Council for New England

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Council for New England
Joint-stock company, Land grant, Colonial Company, Proprietary colony
FateCharter revoked in 1635
Founded1620
Defunct1635
HeadquartersWestminster
Area served
New England
Key people
Ferdinand Gorges
The "sea to sea" grant of Plymouth Council for New England is shown in green. The location of the Plymouth Colony settlement is demarcated as "Pl" "Q" and "R" refers to Quebec and Port Royal, contemporaneous French settlements

The Council for New England was a 17th-century English joint stock company that was granted a royal charter to found colonial settlements along the coast of North America. The Council was established in November of 1620, and was disbanded (although with no apparent changes in land titles) in 1635. It provided for the establishment of the Plymouth Colony, the State of New Hampshire, the Massachusetts Bay Colony, the New Haven Colony, and the eventual State of Maine. It was largely the creation of Sir Ferdinand Gorges.

Some of the persons involved had previously received a charter in 1606 as the Plymouth Company and had founded the short-lived Popham Colony within the territory of northern Virginia (actually in present-day Maine in the United States). The company had fallen into disuse following the abandonment of the 1607 colony.[1] The Council was re-established after, with support from Gorges, (1) Captain John Smith had completed a thorough survey of the Atlantic side of New England (and named it such), (2) Richard Vines over-wintered in 1616, off the Maine coast and discovered that a plague was decimating Native Americans and (3) a friendly English speaking local Native American had been placed in the most likely colonization spot.

In the new 1620 charter granted by James I, the company was given rights of settlement in the area now designated as New England, which was the land previously part of the Virginia Colony north of the 40th parallel, and extending to the 48th parallel.[2] In 1622 the Plymouth Council issued a land grant to John Mason which ultimately evolved into the Province of New Hampshire.[3]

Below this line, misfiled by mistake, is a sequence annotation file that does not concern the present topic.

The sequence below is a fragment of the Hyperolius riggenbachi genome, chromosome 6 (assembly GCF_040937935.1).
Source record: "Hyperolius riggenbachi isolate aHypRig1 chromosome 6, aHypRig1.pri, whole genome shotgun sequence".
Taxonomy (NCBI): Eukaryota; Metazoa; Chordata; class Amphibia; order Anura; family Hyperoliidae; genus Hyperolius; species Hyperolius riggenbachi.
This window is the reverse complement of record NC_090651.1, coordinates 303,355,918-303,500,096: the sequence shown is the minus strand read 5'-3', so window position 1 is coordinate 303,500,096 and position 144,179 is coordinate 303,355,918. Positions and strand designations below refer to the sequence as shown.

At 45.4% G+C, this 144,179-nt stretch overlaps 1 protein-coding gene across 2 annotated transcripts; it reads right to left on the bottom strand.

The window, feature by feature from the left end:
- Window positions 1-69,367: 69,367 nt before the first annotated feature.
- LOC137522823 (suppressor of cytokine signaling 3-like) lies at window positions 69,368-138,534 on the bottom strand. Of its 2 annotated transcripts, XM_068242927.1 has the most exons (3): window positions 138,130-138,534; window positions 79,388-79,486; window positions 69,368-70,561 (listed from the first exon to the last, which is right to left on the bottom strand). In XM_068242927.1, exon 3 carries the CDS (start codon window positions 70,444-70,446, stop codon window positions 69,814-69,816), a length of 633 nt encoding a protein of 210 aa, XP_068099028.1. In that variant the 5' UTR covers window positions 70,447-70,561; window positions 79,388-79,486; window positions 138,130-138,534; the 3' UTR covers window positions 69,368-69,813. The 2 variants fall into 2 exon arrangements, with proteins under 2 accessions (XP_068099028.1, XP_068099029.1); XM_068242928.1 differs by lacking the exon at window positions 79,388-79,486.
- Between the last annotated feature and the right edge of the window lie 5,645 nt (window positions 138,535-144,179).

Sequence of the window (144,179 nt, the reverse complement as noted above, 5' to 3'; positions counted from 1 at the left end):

1620 Charter[edit]

The Charter of 1620 establishes the wish for English colonization of all land between degrees "34 and 44". The colonial plantation was to found settlements and commerce for Christian peoples and establish trade and commerce between these new colonies and the colonies of George Somers and Thomas Gates (Virginia Colony). These new colonies were to be managed by Gentry from Plymouth, Exeter, and Bristol. These members of the Council were to have, in perpetuity for them and their descendants, rights and privileges extended for the governance and management of trade of the colony.[4]

Individuals listed as beneficiaries of the charter include[5]:

The Council would have full legal rights of governance and administration over the colonial plantation. The members of the Council would elect a President to oversee administrative affairs.

1635 revocation[edit]

With the establishment of the Plymouth Colony, Massachusetts Bay Colony, Province of New Hampshire, Saybrook Colony, and New Haven Colony, the council was disbanded by Royal Charter.[6]

References[edit]

  1. ^ "Lost Popham Colony".
  2. ^ "The New England Charter of 1620, by King James I".
  3. ^ Burrage, Henry S. The Beginnings of Colonial Maine, 1602-1658. Marks Printing House (1914), p. 166-67.
  4. ^ https://avalon.law.yale.edu/17th_century/mass01.asp
  5. ^ https://avalon.law.yale.edu/17th_century/mass01.asp
  6. ^ https://avalon.law.yale.edu/17th_century/mass04.asp

External links[edit]